Each curator invited applicants from their respective genres. This in itself is an arduous process and took 7-8 months. The curatorial team received a couple hundred proposals, shortlisting 40 to 50 among them, further narrowing it down to the final selection of 24 ‘never performed before’ acts. This entire process was far from a clinical 9-5 job. Each of the shortlisted team made presentations to the Abhivyakti team, which led to further filtration. Even after the final acts were selected, the job of mentor and curators was far from over. Aniket Bhagwat recounts making countless visits to artists’ studios, homes, chatting and advising over cups of tea. Each act has gone through several iterations since they were submitted. “With everyone’s schedule, it takes 7 to 8 months -12 o15 hours a week, to put things together,” he confesses.

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Abhivyakti: from goal setting to fruition

All festivals tend to have an overarching goal that they mean to achieve from the event. The two main objectives for this year’s Abhivyakti festival were, to create an ecosystem in the immediate geographic region (Gujarat and to reach out to those who are not exposed to arts.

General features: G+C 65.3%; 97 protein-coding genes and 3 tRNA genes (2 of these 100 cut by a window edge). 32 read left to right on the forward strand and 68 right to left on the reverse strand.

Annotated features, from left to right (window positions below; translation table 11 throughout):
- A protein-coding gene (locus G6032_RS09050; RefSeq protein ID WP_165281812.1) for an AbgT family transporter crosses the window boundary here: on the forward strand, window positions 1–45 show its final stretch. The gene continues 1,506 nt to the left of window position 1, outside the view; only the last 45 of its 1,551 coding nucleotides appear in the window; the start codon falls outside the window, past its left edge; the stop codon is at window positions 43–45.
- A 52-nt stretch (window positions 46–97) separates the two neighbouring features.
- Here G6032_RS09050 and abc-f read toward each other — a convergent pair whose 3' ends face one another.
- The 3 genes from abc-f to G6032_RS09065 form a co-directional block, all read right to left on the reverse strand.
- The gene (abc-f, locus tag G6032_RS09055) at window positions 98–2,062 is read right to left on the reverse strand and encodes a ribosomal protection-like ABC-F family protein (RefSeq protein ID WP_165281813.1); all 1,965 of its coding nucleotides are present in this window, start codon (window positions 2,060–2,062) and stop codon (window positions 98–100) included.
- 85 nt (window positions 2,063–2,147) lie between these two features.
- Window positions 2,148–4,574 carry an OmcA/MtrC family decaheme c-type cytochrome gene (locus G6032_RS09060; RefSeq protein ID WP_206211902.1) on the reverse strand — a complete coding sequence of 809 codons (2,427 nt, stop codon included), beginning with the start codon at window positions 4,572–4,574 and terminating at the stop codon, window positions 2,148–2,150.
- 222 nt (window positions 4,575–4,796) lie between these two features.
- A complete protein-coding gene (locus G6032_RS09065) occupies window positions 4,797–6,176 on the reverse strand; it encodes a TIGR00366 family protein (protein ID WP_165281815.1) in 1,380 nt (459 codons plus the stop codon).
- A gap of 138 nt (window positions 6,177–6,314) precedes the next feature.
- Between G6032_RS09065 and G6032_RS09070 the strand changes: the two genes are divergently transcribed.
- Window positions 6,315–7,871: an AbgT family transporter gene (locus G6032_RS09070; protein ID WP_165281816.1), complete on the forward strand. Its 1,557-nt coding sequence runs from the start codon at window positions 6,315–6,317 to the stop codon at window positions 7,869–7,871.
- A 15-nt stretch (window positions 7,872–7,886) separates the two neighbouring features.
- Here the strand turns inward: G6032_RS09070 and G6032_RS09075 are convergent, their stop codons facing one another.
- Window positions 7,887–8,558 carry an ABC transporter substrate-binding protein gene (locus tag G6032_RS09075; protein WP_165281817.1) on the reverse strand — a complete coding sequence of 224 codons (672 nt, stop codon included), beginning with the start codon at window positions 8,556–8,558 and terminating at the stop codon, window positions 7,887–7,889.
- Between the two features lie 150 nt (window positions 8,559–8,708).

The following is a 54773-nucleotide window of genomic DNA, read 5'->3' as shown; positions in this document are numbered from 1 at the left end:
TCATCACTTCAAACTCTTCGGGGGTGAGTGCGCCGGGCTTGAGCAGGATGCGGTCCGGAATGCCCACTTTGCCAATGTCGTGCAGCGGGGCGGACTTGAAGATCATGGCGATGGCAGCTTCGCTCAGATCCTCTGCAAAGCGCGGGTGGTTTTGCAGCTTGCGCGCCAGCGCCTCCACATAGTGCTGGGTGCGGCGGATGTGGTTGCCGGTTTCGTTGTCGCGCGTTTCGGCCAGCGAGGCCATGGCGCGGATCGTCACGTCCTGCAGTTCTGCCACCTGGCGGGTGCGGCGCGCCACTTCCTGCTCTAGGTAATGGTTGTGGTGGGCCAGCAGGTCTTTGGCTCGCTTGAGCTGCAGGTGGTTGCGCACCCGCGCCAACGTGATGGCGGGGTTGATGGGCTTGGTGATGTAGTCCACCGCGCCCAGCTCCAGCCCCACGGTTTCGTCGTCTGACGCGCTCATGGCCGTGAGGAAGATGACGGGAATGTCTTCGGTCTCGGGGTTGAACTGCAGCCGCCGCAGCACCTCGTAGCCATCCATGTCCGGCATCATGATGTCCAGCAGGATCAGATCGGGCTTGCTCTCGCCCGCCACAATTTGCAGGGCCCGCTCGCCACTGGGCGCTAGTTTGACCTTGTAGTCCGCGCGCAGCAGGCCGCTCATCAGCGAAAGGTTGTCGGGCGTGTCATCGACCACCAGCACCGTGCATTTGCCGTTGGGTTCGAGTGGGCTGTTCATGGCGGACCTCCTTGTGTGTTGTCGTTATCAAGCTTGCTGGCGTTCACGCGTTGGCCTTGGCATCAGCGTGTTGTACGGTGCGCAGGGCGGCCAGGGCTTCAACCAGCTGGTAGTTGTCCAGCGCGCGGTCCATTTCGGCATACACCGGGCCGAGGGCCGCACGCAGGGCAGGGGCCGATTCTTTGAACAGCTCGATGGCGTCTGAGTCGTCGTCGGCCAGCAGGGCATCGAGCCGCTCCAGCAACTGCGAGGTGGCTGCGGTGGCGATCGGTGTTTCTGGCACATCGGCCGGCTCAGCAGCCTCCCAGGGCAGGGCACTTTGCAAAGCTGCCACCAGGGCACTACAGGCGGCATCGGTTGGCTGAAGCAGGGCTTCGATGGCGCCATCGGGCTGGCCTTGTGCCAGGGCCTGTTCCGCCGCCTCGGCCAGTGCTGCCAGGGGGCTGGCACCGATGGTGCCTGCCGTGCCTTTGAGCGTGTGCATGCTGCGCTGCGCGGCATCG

“This festival was not just a show for artists with developed material who were confident in their art but also for amateur artists. In fact, encouraged,” shares Aniket Bhagwat in a conversation with the author.

All the material has been created specifically for the festival, and artists were chosen based not on their experience but ideas. Selected artists were given the supported resources to augment their creative process. Instead of having an idea and cutting down on the resources, the aspirants have been urged to think a little bigger, out of the box. “This was the aim of the curatorial process, to create not just a corpus of art, but a living, breathing, changing space for artistic growth and discussion,” adds Bhagwat.

The other aim was to get these acts to audiences that are not typically exposed to this sort of art. It is often observed that there is a select set of people who visit these events, but the exposure does not extend beyond that group. “The focus of choosing acts was to make them accessible to all sorts of audiences, and to let art break out of the echo chamber,” says Bhagwat.

Abhivyakti also invests a lot of thought in the communication and marketing to ensure achievement of this objective. This time around the team came up with a novel idea of conducting street plays/acts across the old city of Ahmedabad. Through these activations, they maximised the outreach of the event and generated curiosity for the main event.